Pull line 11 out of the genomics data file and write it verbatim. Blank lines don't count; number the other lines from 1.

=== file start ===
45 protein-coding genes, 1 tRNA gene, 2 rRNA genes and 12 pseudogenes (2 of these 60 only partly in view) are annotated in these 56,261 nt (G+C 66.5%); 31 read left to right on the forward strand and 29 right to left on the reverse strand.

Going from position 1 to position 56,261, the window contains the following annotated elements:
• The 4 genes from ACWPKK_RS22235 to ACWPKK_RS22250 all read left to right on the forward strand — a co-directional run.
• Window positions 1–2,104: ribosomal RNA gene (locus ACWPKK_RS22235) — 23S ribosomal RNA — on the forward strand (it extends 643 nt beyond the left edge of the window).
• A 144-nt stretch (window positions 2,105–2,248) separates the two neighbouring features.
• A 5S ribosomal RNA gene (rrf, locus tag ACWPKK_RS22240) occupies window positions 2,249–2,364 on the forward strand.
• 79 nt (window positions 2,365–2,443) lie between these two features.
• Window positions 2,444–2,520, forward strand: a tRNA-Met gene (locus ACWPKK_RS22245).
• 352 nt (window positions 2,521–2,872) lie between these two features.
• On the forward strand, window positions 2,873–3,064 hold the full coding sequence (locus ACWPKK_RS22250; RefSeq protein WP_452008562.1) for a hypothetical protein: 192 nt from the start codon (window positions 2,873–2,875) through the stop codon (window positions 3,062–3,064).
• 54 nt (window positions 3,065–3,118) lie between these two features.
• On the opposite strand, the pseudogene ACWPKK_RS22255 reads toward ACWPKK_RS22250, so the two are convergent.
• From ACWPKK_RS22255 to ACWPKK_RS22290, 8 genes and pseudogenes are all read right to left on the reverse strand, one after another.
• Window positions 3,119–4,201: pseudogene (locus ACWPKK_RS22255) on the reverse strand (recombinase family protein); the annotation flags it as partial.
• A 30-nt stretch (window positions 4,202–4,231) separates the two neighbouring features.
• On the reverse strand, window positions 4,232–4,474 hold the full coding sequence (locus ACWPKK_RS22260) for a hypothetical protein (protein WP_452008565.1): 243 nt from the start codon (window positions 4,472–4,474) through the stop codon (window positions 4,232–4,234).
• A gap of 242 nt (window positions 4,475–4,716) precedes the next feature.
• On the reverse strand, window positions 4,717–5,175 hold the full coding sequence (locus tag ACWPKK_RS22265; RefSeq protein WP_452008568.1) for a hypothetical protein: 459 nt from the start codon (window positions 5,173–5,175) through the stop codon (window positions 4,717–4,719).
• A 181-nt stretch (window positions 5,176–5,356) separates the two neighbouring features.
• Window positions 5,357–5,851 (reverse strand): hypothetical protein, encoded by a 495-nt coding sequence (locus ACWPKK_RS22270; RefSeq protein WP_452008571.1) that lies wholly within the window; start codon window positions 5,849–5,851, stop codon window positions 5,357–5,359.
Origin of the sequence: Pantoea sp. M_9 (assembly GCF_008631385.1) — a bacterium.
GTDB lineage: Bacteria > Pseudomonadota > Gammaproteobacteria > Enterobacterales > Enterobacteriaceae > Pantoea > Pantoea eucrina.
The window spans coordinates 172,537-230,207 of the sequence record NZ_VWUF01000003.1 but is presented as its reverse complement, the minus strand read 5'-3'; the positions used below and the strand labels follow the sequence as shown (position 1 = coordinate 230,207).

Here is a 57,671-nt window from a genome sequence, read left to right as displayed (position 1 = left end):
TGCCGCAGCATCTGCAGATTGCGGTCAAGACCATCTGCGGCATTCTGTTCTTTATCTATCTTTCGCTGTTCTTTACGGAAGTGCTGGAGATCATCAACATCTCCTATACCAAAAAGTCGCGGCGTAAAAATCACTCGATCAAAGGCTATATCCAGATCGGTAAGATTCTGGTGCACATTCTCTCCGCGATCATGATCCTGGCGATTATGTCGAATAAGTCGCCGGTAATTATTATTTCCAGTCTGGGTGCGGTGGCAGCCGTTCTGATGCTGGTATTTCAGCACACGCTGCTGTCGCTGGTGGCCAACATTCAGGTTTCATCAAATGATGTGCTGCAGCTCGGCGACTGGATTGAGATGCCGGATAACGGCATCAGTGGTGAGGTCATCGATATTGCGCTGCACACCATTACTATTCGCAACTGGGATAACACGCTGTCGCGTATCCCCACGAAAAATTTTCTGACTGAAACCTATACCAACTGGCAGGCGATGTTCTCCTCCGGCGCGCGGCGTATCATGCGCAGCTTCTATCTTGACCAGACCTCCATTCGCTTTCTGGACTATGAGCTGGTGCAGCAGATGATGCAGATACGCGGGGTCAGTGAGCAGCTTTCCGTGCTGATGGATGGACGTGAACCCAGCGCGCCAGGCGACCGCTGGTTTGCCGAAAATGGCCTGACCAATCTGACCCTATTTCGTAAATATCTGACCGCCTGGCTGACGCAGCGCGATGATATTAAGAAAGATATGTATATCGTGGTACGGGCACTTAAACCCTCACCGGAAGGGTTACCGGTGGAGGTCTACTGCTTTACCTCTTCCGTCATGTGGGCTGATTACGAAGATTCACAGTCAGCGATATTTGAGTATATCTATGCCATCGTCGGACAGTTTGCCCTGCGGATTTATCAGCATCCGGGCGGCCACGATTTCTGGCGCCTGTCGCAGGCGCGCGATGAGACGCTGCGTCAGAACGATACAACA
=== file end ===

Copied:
• 54 nt (window positions 3,065–3,118) lie between these two features.